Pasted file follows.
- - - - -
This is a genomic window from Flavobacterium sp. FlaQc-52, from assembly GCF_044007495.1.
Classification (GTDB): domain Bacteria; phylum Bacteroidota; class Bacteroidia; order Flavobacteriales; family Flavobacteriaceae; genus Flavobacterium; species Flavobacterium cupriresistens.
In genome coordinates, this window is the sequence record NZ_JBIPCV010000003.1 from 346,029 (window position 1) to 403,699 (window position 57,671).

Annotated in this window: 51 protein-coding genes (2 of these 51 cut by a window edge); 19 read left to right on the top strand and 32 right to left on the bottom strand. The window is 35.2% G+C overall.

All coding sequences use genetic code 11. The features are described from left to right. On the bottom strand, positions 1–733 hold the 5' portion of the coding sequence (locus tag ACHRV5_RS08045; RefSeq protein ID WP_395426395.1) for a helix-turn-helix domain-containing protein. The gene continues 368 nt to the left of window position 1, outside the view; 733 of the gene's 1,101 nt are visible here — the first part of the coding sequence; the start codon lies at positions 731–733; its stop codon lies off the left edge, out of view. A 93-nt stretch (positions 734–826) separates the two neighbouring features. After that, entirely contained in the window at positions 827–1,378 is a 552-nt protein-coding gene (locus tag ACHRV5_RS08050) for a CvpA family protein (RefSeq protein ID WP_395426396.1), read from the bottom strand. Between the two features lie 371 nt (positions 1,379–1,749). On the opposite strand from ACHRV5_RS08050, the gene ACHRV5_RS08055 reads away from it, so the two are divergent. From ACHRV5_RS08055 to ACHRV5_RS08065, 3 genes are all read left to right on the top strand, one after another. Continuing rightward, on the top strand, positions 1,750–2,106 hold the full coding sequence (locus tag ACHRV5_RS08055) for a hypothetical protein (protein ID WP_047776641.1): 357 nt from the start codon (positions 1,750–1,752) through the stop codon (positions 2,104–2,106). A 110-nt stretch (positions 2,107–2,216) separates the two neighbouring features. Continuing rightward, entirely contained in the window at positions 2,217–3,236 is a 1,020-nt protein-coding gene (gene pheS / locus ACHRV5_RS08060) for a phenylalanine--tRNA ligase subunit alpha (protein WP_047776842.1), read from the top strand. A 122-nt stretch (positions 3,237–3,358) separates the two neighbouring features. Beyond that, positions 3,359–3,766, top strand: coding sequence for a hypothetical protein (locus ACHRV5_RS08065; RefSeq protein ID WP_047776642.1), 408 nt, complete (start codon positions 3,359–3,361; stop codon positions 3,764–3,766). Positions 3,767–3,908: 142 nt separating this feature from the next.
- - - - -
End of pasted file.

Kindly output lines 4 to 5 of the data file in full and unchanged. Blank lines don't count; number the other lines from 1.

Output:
Annotated in this window: 51 protein-coding genes (2 of these 51 cut by a window edge); 19 read left to right on the top strand and 32 right to left on the bottom strand. The window is 35.2% G+C overall.

All coding sequences use genetic code 11. The features are described from left to right. On the bottom strand, positions 1–733 hold the 5' portion of the coding sequence (locus tag ACHRV5_RS08045; RefSeq protein ID WP_395426395.1) for a helix-turn-helix domain-containing protein. The gene continues 368 nt to the left of window position 1, outside the view; 733 of the gene's 1,101 nt are visible here — the first part of the coding sequence; the start codon lies at positions 731–733; its stop codon lies off the left edge, out of view. A 93-nt stretch (positions 734–826) separates the two neighbouring features. After that, entirely contained in the window at positions 827–1,378 is a 552-nt protein-coding gene (locus tag ACHRV5_RS08050) for a CvpA family protein (RefSeq protein ID WP_395426396.1), read from the bottom strand. Between the two features lie 371 nt (positions 1,379–1,749). On the opposite strand from ACHRV5_RS08050, the gene ACHRV5_RS08055 reads away from it, so the two are divergent. From ACHRV5_RS08055 to ACHRV5_RS08065, 3 genes are all read left to right on the top strand, one after another. Continuing rightward, on the top strand, positions 1,750–2,106 hold the full coding sequence (locus tag ACHRV5_RS08055) for a hypothetical protein (protein ID WP_047776641.1): 357 nt from the start codon (positions 1,750–1,752) through the stop codon (positions 2,104–2,106). A 110-nt stretch (positions 2,107–2,216) separates the two neighbouring features. Continuing rightward, entirely contained in the window at positions 2,217–3,236 is a 1,020-nt protein-coding gene (gene pheS / locus ACHRV5_RS08060) for a phenylalanine--tRNA ligase subunit alpha (protein WP_047776842.1), read from the top strand. A 122-nt stretch (positions 3,237–3,358) separates the two neighbouring features. Beyond that, positions 3,359–3,766, top strand: coding sequence for a hypothetical protein (locus ACHRV5_RS08065; RefSeq protein ID WP_047776642.1), 408 nt, complete (start codon positions 3,359–3,361; stop codon positions 3,764–3,766). Positions 3,767–3,908: 142 nt separating this feature from the next.